An international career is something that a lot of communicators have thought of at one point in their lives. That’s why Karen Matthews, currently Communications and Engagement Manager at RMIT Europe, shares with us her experience after over 9 years of working internationally and what she thinks are the most important things to keep in mind if you want to work abroad.

Originally from Australia, Karen’s career has taken her to Canada, Vietnam, and Spain, as well as different locations in Australia within the last decade, and in this interview, she tells us all about it.

✨ You can connect with Karen through LinkedIn

Let’s begin!


Gabriela: Tell us a bit about yourself and where has your career taken you?

Karen: I started my career in communications in Australia, and not long after I finished my undergrad degree I headed to Canada and I was there for around a year. Following Canada, I was in Vietnam for several years and then I’ve ended up in Spain, which is where I’m currently based, working with RMIT University.

Gabriela: Which abilities and skills do you think have been crucial for you, to have been offered these roles in different countries?

Karen: I think for me it’s really about being adaptable. So, adaptability has been key. You know, moving to a new country, it’s really important to get outside of the expat bubble, taking the time to immerse yourself in a different culture. Learning and understanding the landscape is also really important, so not just at an organizational level, but also external market trends and insights. Getting to know what’s best practice in your industry sector or for the organization where you’re working. It’s really talking to your stakeholders, listening, asking questions and not thinking that you already have all of the answers. 

Gabriela: Do you recommend people to stick to an industry, just like you have with higher education, or do you think jumping from industry to industry works as well?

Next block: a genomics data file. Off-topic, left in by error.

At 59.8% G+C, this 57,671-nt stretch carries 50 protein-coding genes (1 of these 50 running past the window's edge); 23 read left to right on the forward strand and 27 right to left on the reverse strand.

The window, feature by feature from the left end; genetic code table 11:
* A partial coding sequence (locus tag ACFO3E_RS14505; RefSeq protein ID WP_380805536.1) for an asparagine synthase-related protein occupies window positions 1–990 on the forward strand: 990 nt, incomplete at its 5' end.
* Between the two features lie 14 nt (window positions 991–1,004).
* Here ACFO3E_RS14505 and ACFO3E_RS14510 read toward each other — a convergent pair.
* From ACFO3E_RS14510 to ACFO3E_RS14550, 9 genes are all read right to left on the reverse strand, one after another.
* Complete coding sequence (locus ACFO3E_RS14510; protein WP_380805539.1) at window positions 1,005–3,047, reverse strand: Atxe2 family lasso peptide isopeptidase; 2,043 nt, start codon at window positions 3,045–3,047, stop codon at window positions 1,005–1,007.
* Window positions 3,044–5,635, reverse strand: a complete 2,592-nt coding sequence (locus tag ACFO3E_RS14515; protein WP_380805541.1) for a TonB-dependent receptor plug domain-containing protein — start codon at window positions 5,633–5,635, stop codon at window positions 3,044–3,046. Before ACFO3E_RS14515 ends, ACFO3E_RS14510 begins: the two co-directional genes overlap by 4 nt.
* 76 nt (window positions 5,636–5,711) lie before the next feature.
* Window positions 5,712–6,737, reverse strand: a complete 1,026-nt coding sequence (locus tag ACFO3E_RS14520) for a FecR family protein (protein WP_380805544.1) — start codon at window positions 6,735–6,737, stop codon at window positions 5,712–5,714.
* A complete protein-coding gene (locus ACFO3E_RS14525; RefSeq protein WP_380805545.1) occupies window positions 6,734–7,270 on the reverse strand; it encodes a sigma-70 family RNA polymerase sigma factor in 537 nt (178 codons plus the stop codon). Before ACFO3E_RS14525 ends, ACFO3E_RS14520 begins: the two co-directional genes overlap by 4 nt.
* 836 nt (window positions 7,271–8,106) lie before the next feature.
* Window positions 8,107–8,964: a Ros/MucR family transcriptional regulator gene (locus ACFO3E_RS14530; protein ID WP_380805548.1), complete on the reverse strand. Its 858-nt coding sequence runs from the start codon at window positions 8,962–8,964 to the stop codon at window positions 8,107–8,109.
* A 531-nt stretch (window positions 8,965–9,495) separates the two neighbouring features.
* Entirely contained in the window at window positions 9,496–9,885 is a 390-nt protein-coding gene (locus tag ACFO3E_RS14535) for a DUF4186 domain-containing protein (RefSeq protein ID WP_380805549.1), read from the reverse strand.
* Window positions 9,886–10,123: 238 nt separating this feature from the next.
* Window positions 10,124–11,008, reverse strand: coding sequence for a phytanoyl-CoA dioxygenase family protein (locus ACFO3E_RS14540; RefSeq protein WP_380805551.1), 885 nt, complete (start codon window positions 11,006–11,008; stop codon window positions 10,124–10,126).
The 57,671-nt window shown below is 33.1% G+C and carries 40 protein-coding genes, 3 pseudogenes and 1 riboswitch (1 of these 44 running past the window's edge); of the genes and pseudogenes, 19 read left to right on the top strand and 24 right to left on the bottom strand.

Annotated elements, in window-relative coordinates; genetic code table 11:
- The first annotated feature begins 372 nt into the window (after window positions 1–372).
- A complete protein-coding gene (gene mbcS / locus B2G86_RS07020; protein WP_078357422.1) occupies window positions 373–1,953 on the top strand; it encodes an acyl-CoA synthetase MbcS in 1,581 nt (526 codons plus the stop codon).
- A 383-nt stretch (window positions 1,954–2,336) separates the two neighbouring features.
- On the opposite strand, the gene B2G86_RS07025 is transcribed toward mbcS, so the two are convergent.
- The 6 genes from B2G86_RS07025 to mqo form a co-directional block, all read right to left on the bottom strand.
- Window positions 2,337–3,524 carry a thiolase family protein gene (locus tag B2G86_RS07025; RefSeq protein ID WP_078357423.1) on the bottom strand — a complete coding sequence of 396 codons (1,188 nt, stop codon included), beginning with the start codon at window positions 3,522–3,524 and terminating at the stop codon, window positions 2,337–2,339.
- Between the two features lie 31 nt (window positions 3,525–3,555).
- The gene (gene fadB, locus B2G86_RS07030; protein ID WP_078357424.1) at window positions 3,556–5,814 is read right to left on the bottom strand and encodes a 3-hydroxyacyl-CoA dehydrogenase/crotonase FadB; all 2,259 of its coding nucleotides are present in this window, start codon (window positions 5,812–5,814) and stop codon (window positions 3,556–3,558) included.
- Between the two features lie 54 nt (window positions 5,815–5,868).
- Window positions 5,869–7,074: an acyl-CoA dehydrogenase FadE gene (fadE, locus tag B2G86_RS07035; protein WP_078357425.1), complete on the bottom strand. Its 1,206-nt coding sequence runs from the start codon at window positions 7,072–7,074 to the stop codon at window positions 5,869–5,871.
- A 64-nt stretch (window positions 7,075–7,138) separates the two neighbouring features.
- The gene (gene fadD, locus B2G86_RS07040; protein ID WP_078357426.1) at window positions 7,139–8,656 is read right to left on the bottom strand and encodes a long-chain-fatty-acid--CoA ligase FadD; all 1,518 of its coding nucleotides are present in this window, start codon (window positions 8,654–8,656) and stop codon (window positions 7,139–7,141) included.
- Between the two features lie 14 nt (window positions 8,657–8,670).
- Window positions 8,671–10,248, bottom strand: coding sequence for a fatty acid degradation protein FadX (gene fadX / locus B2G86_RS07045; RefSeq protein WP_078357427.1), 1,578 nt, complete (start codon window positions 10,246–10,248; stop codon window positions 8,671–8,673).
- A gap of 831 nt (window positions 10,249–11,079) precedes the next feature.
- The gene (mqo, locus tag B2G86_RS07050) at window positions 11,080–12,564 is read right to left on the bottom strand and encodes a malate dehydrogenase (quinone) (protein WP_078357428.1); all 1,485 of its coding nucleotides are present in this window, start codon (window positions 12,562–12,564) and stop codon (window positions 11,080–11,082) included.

Karen: Take for example in my situation, that’s certainly something that has helped me along the way, working in higher education. But in saying that, I think that we’re fortunate as comms professionals that our skills are transferrable across different sectors. So, it does mean that there are diverse opportunities across different organizations and different industry sectors. And you don’t always need to stick to one area, but sometimes it can be easier if you do.

Gabriela: Do you think it’s important to know many languages to have a better shot? Would you recommend people learning other languages as well?

Karen: Absolutely. I think knowing multiple languages is such an asset that you can have. I guess for me because I’ve been working for organizations where the working language and the language of the organization is English and my first language is English, so you know that has been key for me. But I think knowing other languages, certainly opens up many more doors.

Gabriela: What are the most gratifying things you have experiences outside of your home country in addition to your career?

Karen: It would have to be experiencing all the different cultures, making new friends, learning new things, taking on new adventures, getting outside of my comfort zone really. 

Gabriela: That’s tough and it has been for me as well. So I can’t imagine what’s it been like for you since you’ve been outside of Australia for a really long time, but I guess it gets easier somehow after a while?

Karen: Yes, I guess if you look at what are some of the challenges about having a global career I think that this is one of those things for me. At times it’s really hard being away from my friends and family. Currently, where I’m now in Spain, Australia is a long way away but I think on the other hand when we do catch up it makes for pretty incredible reunions in different parts of the world.

Gabriela: That’s totally true. I guess you miss them a little bit more? That happens to me. I guess you get to value certain things that you didn’t so much before. 

Karen: Yes, absolutely.